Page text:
I still like using stars though to remind myself overall how my reading has been. I was looking at my GR reading goal chart for this year, and though the last two weeks all the books have been really mediocre for me, it cheered me up seeing that I had given more 4 and 5 star reviews this year than any other rating. I’ve had a pretty exceptional reading year despite a few bumps here and there. In general too it is just fun to look at as a general statistic, I noticed most of the reviews I post on my blog are positive ones rather than the negative. Maybe I just found the types of books I enjoy reading better where in the past it was more hit or miss?

    Who knows, but either way they still have some value but they are definitely not nearly as important as the reviewer’s actual written review. Great discussion topic!
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    1. Yep, star ratings start to matter when you’re looking at the whole – like, at rating averages for 20k people. I also look at the rating average normally. But when it’s one person, there’s so much more that goes into that.

      I do absolutely the same! I will always try to read a 5 and 1 star review to see if the points mentioned in the 1 star review are problems that I have about books myself. If they’re not, then I will probably enjoy it.

      I love the star ratings myself. But I just worry that I rate everything the same xD and I wonder about if it’s because I actually am just lucky and get good books, or do I just not have an opinion xD but I guess I do rate low as well, so maybe it’s just that I read good stuff more often! Lol

  19. I feel like overall my star ratings are across the board. I used to just rate everything fivr-stars without even really thinking about anything. However, I feel like more recently I’ve been eating a lot of books three-stars. I’ve also gotten better at reviewing the books that I read and not just rating them. The only books I don’t give star ratings to are books that I DNF’ed, I do however review them because I think its important for people to know why I DNF’ed the book. This is really an excellent discussion, it got me thinking about how I rate the books that I read.

  20. Don’t be too hard on yourself. 🙂 I just checked your Goodreads and your average is 3.48. You might be more fair than you think! I give a lot of 4 star ratings, too, but it makes sense to me. We can’t love them all, but we do tend to read books within our favorite genres and by our favorite authors. We should be definitely be liking most of them. 🙂
    Jennifer | Book Den recently posted…Recent Updates and Currently Reading | August 13My Profile

  21. At the moment it seems to be a mixture of 3’s and 4’s for me, a few 5’s and even fewer 1’s and 2’s. I definitely agree that each book is different and ratings mean a different thing for each genre, that’s where the review helps for me. I will rate it and then write as to why I felt it was that amount for me, sometimes I’ll use a half book stack (my version of stars), but it’s become more rare as I don’t see much of a point in using those. Maybe, it’s also that we pick up books that we feel we might enjoy more, or love, and thus why the ratings end up being higher, once in awhile a book slips through that just doesn’t do much for my mind or to my liking. I don’t think I’ve given out any 1 ratings, but I would probably only use that one if I know there is NO WAY I’m ever picking that book up again, or if there were too many unappealing qualities to it.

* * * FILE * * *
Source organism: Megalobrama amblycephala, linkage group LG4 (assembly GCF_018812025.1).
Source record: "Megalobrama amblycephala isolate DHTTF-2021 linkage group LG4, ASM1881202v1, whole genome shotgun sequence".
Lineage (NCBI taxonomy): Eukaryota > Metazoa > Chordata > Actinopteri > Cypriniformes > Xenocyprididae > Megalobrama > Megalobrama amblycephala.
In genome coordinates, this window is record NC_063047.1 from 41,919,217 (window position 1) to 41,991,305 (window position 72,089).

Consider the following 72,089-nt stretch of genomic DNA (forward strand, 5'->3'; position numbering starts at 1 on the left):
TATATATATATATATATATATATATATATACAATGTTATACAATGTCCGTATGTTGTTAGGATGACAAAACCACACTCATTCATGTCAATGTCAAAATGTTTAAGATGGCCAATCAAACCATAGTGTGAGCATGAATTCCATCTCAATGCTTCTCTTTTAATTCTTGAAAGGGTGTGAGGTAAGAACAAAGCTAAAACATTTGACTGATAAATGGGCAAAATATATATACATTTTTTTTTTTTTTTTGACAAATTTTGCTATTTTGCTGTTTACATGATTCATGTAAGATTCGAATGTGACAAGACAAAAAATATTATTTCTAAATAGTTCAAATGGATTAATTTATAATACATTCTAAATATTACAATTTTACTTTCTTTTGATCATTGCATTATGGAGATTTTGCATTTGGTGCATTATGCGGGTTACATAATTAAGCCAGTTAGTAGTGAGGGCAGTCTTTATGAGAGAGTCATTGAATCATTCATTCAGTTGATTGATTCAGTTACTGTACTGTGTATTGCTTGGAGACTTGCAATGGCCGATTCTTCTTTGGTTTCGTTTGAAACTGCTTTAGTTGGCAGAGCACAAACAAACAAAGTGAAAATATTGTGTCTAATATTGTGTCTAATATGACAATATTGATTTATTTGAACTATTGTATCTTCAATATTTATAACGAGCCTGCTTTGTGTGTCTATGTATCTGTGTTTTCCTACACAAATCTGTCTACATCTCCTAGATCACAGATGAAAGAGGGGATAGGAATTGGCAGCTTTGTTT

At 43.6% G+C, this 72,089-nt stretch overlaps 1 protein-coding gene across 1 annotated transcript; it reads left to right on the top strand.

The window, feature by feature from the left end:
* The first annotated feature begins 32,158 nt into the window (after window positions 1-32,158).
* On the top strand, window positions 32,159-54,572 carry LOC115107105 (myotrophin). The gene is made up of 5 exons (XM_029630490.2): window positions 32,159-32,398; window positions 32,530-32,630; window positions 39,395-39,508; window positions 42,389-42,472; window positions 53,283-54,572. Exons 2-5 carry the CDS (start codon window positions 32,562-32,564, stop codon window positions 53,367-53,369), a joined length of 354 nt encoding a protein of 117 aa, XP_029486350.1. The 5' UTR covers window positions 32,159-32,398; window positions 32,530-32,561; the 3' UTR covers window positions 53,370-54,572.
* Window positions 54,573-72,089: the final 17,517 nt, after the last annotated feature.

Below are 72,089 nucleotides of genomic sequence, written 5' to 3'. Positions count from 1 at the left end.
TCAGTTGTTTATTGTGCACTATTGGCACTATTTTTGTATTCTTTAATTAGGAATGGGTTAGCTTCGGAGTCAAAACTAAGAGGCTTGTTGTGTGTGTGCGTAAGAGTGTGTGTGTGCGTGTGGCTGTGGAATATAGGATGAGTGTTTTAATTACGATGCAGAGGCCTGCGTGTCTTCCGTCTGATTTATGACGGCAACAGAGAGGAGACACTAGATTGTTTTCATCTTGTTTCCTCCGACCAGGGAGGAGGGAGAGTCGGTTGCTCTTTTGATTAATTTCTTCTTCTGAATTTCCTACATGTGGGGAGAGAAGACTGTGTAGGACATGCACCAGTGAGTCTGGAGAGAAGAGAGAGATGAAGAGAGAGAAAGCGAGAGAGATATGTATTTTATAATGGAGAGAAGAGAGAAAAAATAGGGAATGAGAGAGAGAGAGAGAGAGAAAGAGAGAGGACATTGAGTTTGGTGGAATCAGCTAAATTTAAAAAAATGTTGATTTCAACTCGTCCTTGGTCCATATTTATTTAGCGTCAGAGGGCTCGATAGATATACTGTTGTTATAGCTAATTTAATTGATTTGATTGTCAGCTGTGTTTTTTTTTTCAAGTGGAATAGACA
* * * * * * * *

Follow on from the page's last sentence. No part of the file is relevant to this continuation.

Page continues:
1. Yeah, that’s why I love half stars as well! And I think it’s a good thing you don’t give too many 1s and 2s – I would hope not so many bad books are out there! Cause 1 and 2 is reserved for stuff you wouldn’t really recommend to anyone. At least for me.
      I usually use half stars when I’m soooo not sure about what to do with a rating 😀
      I think I’ve given a few 1 star ratings, but it was mostly books where I was mad at in the “I CAN’T EVEN” mood 😀 they were really not very good books. But I think I might have given one to a classic of some sort that I really really disagreed with. But that was years ago now 😀
      Thanks for visiting!

  22. I mostly give out 4 stars too, with very few 2 stars, some 3 stars and a 5 star now and then. But Like you said when you start reviewing, your ratings suddenly seem to say less as your review says more. Which is why i always think that star ratings are only a general indication of how much you enjoyed a book and that’s fine, for the details fo what you enjoyed there is the review.
    Lola recently posted…Review: Cracked Open by Susan Kaye QuinnMy Profile

  23. Oh boy, do I have this problem!! For some reason, this is how my brain works when it comes to star ratings: 5 stars = A+, 4 stars = B, 3 stars = C, 2 stars = D, and 1 star = F. I think I’ve been way too conditioned by the school system.
    SO IN LIGHT OF MY SILLINESS, I rarely rate three stars I feel like?? Because then I’m like, “Oh, that’s like a C grade on a test” and then my brain is like, “BUT THAT’S NOT GOOD.” even though a C is *technically* the average score of most students. Like, there’s nothing wrong with being average, why do I feel this way?? WHY?? It’s so frustrating because I just want a nice concrete system to rate books and then I feel like I’m too lenient and bah i’m/it’s just a mess.
    I loved this topic, Evelina!

    1. I absolutely know what you mean! Three stars is so deeply in the ‘meh’ area that you don’t want to give it unless you’re an absolutely cold fish about the book! Glad you loved it, I feel like it’s pretty relevant to us all 😀